Governments today can easily fabricate ‘evidence’ of treason for whatever purpose might be needed, but back in the postwar era, things weren’t so sophisticated. The Inquisitor has faked ‘insurrection’ maps glued together from clippings of The Cardinal’s handwriting. Using a tape recorder and a record cutter, an assistant also cuts and pastes bits of audio recordings of the interrogation sessions, to make it sound as if The Cardinal is admitting crimes against the state. But The State needs The Cardinal to confess willingly, in a public trial. The Interrogator must somehow break his prisoner down entirely. It’s not brainwashing, but a defeat of the personal will.
At this point in his career Alec Guinness was known in film mainly as a chameleon comedy actor, despite performing in several dramas. Without a special wig and with dark makeup around his eyes, he almost looks like an Egyptian Pharaoh. His dead-eye stare also resembles his later role as the secret policeman brother of Doctor Zhivago. Much of his performance seems familiar until The Cardinal begins to crack, at which point the play and Guinness go in an unexpected direction, avoiding hysterical theatrics. At one point we think the Cardinal may choose being executed, just to relieve him of the pressure of his new guilt for being a failed cleric.
Jack Hawkins’ solid support helps things considerably — he’s the only actor whose skill disguises the expository lapses in the play, when things are spelled out too clearly. Of the other actors, only two make a strong impression. Kenneth Griffith is quite good as The Secretary, The Inquisitor’s general flunky and manipulator of audio recording machines. Griffith doesn’t put any spin on this role, to make The Secretary seem a degenerate, etc. — he’s just doing a job that must be done. Horror fans will immediately recognize Griffith from his great part in the squeamish shock classic Circus of Horrors, where he plays a less in-control flunky, aiding and abetting dastardly crimes.
Unlike humorless pictures about similar terrible persecutions (John Frankenheimer’s The Fixer comes to mind), The Prisoner adds a kind of comic relief to the proceedings, without throwing the overall tone out of whack. Third-billed Wilfrid Lawson may be known to American audiences as Wendy Hiller’s ‘undeserving poor’ father in the original 1938 Pygmalion. Lawson also shows up to good effect in Tom Jones, The Wrong Box, Expresso Bongo, Hell Drivers and The Long Voyage Home. Here he has a substantial role as the prisoner’s Jailer. Apparently even prison turnkeys in Communist countries are allowed to have eccentric personalities. During the booking process The jailer delights in criticizing The Cardinal, but is intrigued when his charge gets down on his hands and knees to scrub his cell spotless. By the end The Jailer is thoroughly on The Cardinal’s side, and even makes this dissenting opinion known to others. The movie needs this kind of tone shift, and Lawson performs it well.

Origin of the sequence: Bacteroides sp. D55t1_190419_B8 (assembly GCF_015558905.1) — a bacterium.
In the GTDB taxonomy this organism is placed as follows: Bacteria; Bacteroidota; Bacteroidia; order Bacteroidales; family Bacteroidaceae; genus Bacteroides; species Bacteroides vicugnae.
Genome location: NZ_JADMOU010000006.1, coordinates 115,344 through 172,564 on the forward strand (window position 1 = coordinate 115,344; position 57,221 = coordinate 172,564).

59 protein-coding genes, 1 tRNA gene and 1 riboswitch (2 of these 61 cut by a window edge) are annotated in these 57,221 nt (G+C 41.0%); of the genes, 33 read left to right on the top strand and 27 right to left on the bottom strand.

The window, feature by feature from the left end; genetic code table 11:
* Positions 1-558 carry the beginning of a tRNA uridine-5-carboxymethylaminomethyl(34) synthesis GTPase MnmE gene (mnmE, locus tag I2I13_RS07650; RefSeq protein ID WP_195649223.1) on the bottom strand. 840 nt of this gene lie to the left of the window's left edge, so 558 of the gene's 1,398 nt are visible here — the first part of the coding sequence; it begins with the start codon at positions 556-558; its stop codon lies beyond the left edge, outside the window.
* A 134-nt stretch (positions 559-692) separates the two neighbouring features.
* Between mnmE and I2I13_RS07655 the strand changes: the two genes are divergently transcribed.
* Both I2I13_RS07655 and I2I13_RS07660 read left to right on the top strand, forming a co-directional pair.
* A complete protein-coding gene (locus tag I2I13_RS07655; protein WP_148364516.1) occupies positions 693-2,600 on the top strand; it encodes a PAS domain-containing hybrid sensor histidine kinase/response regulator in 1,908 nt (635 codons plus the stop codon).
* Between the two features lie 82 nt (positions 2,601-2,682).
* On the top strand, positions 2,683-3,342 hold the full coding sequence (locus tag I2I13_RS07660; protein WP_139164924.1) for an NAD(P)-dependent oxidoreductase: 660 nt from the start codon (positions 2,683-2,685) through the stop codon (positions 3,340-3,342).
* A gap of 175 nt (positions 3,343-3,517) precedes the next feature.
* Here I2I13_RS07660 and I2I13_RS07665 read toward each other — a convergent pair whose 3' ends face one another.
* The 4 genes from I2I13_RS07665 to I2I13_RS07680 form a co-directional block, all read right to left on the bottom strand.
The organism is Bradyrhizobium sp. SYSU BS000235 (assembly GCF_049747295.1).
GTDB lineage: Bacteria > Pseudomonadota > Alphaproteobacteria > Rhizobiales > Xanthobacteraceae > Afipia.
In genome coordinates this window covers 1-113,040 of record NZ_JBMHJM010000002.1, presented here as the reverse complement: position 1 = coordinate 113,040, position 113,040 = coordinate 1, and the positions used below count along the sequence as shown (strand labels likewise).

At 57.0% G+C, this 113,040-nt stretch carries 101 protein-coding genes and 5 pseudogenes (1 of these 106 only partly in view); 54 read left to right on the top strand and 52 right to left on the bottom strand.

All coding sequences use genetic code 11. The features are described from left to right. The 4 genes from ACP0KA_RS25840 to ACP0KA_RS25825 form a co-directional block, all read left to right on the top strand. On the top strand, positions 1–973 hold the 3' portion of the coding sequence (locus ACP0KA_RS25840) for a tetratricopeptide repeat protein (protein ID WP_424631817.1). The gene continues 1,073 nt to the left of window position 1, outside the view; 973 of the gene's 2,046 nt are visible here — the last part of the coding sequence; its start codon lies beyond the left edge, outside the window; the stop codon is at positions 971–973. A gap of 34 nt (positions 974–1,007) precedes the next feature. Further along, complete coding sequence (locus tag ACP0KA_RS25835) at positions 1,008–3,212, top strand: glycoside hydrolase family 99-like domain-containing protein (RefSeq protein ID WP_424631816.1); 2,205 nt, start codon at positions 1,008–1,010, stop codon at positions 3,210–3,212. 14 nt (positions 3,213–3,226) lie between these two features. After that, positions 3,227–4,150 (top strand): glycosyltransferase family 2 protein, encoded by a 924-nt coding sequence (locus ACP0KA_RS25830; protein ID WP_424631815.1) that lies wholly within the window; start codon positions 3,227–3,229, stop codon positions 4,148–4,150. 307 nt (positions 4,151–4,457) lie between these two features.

Less successful is the ‘deep’ resolution wherein prisoner and inquisitor figuratively change places. The filmmakers keep The Cardinal’s future in a cloud of ambiguity, but Hawkins’ Inquisitor comes down with a too-easy-to-predict Judas guilt complex.
Arrow Academy’s Blu-ray of The Prisoner is a fine HD transfer of the film, handled by its American distributor Columbia (Sony). Four minutes were apparently cut from the film for its U.S. release, but no mention is made of what these might have been — was something deemed offensive to us sensitive Americanos, or did someone just want to hurry up the film’s pace?
The image looks quite good, with just a tiny hint of a scratch here and there; a few cut points jump at the splice, which is a little unexpected. Otherwise we have no complaints; Alec Guinness fans will not feel cheated. Benjamin Frankel’s music score is quite good, drumming up feelings of conflict and importance without resorting to clichés.
The presentation comes with worthwhile critical extras. Neil Sinyard’s 20-minute video interview dispenses interesting information about the film and its reception. So do Philip Kemp’s partial commentary (four scenes) and the insert pamphlet’s essay by Mark Cunliffe. I took in all three and can say that I didn’t find much content overlap between them — each has its own angle of approach.
Reviewed by Glenn Erickson
Movie: Very Good
Supplements: Interrogating Guinness, a video appreciation by Neil Sinyard; Select scene commentary by Philip Kemp; Illustrated collector’s booklet with an essay by Mark Cunliffe.
Deaf and Hearing-impaired Friendly? YES; Subtitles: English (feature only)
Packaging: One Blu-ray in Keep case
Reviewed: April 17, 2019
Text © Copyright 2019 Glenn Erickson